My goal for the future is to have a career working in public health, specifically in project management and ideally with the CDC. By surrounding myself with a strong educational background and the knowledge and experience of my fellow colleagues, I know I can achieve this goal one day.

How did your USD experience influence your career path?

USD and the health sciences major had a major role in influencing my career path. I was invited to attend the Health Sciences Advisory Board Meeting during the spring semester of my senior year as a student representative. As students, we conversed with USD faculty, staff, and advisors, as well as directors and other representatives from community organizations in southeast South Dakota. Being able to interact in a professional manner and share my thoughts and experiences lead to an internship and a position with the Yankton Rural AHEC. I am delighted to stay in touch with faculty and staff at USD through many projects, as well as speak to health sciences classes on an annual basis to share my USD experience and my chosen career path. The Health Sciences Advisory Board fostered a relationship between my director and myself that has continued to grow. Classes within the School of Health Sciences improved my communication skills, problem-solving abilities, project management skills, heightened my leadership abilities, all of which are necessary to be involved on the leadership team for my current positions with the National AHEC Organization’s CDC HPV Immunization Project and at Yankton Rural AHEC. USD encouraged me to explore different health career options, maintain professional and personal relationships, and ultimately, to stay and work in South Dakota.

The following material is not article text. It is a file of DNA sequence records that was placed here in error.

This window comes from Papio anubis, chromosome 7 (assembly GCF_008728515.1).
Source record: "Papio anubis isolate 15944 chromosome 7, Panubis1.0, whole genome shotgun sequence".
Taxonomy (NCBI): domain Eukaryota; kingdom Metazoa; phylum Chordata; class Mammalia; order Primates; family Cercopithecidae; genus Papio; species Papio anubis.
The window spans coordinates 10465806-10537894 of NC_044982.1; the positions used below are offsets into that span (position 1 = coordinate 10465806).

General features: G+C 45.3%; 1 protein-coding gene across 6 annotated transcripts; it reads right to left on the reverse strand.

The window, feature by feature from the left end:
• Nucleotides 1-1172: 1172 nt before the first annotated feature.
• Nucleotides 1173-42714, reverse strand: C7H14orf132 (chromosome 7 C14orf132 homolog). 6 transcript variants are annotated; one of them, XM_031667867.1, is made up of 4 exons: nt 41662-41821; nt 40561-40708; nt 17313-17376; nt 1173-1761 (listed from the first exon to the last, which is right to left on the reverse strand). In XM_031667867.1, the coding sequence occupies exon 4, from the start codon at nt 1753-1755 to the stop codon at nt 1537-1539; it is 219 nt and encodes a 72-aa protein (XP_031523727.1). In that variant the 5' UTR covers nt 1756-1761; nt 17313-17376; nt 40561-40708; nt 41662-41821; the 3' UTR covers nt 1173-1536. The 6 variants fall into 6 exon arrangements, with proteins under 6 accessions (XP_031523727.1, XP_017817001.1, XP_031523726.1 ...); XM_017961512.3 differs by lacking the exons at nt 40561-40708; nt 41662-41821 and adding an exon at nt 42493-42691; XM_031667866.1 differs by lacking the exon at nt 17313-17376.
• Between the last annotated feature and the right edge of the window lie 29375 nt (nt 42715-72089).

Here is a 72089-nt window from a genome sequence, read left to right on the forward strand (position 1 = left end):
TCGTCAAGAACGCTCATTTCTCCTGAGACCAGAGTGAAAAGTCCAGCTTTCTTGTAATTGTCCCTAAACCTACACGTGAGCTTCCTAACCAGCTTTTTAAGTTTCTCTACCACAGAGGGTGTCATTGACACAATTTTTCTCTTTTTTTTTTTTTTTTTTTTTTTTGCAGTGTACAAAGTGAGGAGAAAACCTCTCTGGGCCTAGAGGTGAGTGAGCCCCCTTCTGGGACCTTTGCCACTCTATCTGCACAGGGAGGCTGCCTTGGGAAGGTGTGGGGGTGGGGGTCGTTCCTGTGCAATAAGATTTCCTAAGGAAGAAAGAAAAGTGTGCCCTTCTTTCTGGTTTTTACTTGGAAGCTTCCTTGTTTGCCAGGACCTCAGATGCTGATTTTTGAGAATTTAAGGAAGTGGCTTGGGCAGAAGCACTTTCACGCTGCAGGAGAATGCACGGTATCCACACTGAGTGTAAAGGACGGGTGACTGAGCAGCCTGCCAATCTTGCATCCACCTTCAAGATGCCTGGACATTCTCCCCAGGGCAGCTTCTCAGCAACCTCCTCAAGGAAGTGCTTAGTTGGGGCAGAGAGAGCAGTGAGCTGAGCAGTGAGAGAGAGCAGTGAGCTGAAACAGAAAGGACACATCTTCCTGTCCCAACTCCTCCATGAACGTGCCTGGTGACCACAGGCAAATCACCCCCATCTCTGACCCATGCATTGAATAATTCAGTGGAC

Tell us about your proudest achievement.